“It was just marvelous,” said Newton.
“Here’s a nice big rat with a 10-foot tail!”
Within a few years, Big Sky Balloons began getting requests for rats from unions in New York City, New Jersey, Las Vegas and Los Angeles.
O’Connor estimates that the company has made about 400 rats since the original Scabby.
The rats, which are usually between 6 and 30 feet tall, cost between $3,900 and $8,000 and come with motorized blowers so they can inflate in minutes.
Big Sky Balloons has added an entire cast of characters, including a skunk, a cockroach, a “greedy pig,” and even a “corporate fat cat” with a diamond ring on its pinky finger.
Inflatable cockroaches have already been spotted in New York City.
Local 79, which prefers to stick with the classic gray rat, has six to eight set up around the city at any given time, according to organizer Chaz Rynkiewicz.
With its ubiquity the rat has lost some its power, said Bronfenbrenner, the Cornell professor.
“People get numb to it,” she said.
“It becomes the scenery of New York.” Still, when a rat appears in front of a construction site or an office, “everybody knows that’s an employer to watch out for.
Other unions won’t cross the picket line.”
Employers and anti-union lobbyists insist that the rat is ineffective, but sometimes they join in with their own inflatable animals.
In 2005, New York’s Radio City Music Hall inflated a large cat above its marquee, overlooking the rat set up by its musicians union.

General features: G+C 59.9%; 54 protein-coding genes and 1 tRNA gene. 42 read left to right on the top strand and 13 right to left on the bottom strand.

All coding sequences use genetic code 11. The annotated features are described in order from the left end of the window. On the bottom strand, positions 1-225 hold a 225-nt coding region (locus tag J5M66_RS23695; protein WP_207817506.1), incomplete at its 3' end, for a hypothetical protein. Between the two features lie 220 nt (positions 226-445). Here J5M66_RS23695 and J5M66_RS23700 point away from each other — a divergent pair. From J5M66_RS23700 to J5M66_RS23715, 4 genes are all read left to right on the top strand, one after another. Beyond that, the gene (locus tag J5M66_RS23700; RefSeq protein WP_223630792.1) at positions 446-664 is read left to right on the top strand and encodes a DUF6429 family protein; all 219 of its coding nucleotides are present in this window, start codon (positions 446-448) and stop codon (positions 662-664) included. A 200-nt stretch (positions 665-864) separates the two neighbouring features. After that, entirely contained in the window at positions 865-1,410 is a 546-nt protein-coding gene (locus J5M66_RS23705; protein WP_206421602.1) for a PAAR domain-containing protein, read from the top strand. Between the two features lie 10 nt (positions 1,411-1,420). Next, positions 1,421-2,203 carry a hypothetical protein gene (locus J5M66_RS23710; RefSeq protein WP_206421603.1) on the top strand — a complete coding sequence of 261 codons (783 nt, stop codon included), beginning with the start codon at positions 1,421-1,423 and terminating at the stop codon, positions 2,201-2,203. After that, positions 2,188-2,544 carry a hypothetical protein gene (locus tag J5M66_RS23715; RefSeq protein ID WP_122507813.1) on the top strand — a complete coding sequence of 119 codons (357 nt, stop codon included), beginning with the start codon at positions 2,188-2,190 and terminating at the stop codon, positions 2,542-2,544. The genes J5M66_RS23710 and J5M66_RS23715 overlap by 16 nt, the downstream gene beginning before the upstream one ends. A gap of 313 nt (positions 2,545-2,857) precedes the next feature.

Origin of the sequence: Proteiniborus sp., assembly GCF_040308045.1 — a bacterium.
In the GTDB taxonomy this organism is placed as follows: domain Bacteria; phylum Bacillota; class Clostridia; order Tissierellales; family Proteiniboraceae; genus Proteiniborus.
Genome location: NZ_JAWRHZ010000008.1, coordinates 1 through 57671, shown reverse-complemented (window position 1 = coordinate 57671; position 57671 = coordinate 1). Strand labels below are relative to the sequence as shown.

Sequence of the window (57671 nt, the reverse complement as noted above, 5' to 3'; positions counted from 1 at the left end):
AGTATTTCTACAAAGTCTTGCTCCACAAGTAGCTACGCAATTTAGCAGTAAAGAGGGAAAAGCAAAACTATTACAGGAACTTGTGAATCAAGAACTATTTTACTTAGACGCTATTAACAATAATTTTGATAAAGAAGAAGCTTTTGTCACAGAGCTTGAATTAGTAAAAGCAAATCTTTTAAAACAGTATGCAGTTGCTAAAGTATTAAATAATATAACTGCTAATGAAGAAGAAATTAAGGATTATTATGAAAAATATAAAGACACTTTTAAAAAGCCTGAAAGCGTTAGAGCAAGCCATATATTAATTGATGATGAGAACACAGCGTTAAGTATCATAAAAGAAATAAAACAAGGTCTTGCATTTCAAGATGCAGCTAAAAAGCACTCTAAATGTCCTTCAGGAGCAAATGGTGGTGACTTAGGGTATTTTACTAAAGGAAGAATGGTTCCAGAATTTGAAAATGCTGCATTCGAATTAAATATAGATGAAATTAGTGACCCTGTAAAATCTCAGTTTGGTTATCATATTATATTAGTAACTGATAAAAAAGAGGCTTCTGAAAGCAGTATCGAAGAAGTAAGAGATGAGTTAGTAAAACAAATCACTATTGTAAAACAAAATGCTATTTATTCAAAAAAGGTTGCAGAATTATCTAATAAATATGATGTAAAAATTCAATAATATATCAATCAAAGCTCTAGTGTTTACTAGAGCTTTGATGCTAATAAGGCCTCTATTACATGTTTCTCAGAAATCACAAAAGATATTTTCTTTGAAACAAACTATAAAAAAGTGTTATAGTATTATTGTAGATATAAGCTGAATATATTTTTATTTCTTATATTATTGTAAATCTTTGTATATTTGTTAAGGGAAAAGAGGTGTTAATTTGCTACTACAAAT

When it first opened in 2006, the anti-union Center for Union Facts inflated a 12-foot-tall triceratops in front of the AFL-CIO’s headquarters in Washington, D.C.
“We think a dinosaur is pretty fair,” said J.
Justin Wilson, a senior analyst at the Center for Union Facts.
“Unions are outdated and outmoded.
They’re going to be extinct in 10 years.” The dinosaur, which prominently displayed the organization’s Web address, had its desired effect, Wilson said.
“As we were inflating it, everyone was looking out their windows.
After we got back to the office, we could see all these hits on our Web site from the AFL-CIO’s servers.”
Stewart Acuff, the AFL-CIO’s National Organizing Director, called the center’s attacks “a feeble attempt to undermine the country’s most powerful counterweight to runaway corporate greed and power.” As for the dinosaur, Acuff said, “I don’t remember any creature in front of our building.”
In Brooklyn, the rat stayed up for two days before the contractor’s parent-company, BFC Partners, launched a counteroffensive.
A few days after the Chinese New Year, a big blue banner appeared on a light post next to the construction site.
It read “BFC Partners Celebrates the Chinese Lunar New Year: 2008–The Year of the Rat.”
It was not enough to deter Local 79, however.
Anthony Williams kept the rat up for more than a week until a deal was negotiated with the contractor.
Officials at BFC Partners did not want to comment, but Williams sees the outcome as a triumph.
“We were able to put union laborers to work,” Williams said.
That’s why the rat was named “Victoria,” explained Local 79 organizer Stanley Kosiec.
“Because if it stays here, we win!”